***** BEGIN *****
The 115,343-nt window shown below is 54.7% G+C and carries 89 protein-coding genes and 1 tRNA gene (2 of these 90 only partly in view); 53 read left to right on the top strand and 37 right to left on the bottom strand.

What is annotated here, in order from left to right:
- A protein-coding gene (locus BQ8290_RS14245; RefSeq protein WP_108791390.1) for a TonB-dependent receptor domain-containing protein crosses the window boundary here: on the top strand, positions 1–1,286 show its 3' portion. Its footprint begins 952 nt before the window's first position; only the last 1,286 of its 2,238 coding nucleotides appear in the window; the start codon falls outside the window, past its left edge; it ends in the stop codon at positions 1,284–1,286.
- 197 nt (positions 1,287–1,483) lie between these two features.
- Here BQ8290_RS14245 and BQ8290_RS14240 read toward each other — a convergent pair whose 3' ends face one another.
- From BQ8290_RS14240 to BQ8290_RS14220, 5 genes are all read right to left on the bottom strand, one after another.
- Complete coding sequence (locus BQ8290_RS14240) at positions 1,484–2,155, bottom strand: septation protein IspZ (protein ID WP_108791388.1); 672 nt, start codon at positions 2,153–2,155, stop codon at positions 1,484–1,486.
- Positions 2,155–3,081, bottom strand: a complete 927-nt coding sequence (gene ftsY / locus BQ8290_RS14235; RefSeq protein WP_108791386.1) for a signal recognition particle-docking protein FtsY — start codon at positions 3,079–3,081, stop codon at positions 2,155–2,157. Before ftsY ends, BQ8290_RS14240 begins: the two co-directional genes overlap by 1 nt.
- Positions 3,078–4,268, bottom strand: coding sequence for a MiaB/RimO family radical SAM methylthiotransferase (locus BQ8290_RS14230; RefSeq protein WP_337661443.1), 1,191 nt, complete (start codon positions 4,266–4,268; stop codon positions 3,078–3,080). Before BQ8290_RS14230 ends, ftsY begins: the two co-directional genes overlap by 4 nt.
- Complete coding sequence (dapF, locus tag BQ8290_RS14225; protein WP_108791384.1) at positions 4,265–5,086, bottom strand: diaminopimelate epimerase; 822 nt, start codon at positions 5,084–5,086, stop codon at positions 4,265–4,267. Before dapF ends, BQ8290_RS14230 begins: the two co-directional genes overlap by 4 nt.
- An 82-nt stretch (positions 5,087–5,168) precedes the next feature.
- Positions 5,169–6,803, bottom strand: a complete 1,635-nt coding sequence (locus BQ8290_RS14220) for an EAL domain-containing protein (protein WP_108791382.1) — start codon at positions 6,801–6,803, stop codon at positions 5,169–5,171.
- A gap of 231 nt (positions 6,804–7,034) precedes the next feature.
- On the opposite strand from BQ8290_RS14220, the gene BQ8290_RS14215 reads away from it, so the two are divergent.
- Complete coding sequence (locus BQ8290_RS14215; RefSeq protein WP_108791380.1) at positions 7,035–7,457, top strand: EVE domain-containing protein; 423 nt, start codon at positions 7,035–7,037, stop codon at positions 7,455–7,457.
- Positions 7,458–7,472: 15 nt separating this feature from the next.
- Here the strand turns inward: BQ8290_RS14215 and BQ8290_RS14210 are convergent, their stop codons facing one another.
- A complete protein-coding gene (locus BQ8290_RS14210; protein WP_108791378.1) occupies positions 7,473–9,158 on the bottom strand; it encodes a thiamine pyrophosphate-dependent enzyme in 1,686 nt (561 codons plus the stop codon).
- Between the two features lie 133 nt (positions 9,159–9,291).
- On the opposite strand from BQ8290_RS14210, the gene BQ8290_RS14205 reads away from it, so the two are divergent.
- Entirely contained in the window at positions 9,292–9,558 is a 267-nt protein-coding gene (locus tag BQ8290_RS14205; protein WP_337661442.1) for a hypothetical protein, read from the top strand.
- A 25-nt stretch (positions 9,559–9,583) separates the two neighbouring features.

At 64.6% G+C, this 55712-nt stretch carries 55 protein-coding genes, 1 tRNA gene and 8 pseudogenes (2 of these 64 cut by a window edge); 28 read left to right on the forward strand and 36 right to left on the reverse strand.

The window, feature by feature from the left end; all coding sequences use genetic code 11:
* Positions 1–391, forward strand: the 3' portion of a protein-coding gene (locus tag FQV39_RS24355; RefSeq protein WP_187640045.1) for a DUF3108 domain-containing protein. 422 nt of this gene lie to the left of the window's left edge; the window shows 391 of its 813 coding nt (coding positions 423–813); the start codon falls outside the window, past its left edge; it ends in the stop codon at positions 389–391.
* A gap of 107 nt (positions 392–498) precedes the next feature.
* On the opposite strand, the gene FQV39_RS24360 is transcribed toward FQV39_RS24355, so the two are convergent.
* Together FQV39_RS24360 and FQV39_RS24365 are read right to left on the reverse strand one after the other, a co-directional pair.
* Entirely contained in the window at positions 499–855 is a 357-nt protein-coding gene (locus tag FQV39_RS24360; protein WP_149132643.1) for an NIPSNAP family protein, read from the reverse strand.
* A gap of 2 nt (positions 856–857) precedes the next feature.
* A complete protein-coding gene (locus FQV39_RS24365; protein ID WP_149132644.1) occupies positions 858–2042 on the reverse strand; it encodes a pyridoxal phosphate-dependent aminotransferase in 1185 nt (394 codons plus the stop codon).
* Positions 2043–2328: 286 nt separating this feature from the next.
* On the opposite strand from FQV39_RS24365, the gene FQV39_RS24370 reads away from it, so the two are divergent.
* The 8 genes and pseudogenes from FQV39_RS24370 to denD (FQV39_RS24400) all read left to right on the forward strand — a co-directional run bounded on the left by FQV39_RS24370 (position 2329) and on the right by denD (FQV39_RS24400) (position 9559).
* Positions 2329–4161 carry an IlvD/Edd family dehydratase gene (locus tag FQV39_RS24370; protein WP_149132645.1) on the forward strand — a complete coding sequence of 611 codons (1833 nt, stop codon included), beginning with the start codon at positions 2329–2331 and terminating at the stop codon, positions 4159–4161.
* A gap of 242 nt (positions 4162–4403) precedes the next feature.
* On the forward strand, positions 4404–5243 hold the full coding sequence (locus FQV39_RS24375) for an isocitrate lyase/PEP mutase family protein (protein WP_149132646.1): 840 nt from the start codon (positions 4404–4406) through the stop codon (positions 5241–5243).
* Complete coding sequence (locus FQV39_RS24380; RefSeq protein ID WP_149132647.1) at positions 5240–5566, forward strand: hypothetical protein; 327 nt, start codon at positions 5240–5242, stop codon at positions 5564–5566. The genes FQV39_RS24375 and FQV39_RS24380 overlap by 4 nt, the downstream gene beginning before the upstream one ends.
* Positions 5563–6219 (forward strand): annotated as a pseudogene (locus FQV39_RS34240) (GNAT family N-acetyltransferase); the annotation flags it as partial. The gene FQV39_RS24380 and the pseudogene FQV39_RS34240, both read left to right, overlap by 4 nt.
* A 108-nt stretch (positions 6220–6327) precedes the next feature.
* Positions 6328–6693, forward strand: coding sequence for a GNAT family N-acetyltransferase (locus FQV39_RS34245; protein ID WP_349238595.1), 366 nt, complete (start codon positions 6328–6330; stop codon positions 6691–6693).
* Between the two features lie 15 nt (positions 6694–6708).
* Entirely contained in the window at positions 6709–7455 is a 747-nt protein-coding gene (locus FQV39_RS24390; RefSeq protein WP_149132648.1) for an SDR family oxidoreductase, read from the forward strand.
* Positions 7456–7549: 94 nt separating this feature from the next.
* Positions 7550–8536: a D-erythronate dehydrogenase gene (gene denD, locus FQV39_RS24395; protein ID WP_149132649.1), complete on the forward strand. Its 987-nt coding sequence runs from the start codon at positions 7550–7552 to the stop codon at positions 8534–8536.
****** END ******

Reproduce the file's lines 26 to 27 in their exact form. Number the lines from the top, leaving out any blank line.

* A gap of 107 nt (positions 392–498) precedes the next feature.
* On the opposite strand, the gene FQV39_RS24360 is transcribed toward FQV39_RS24355, so the two are convergent.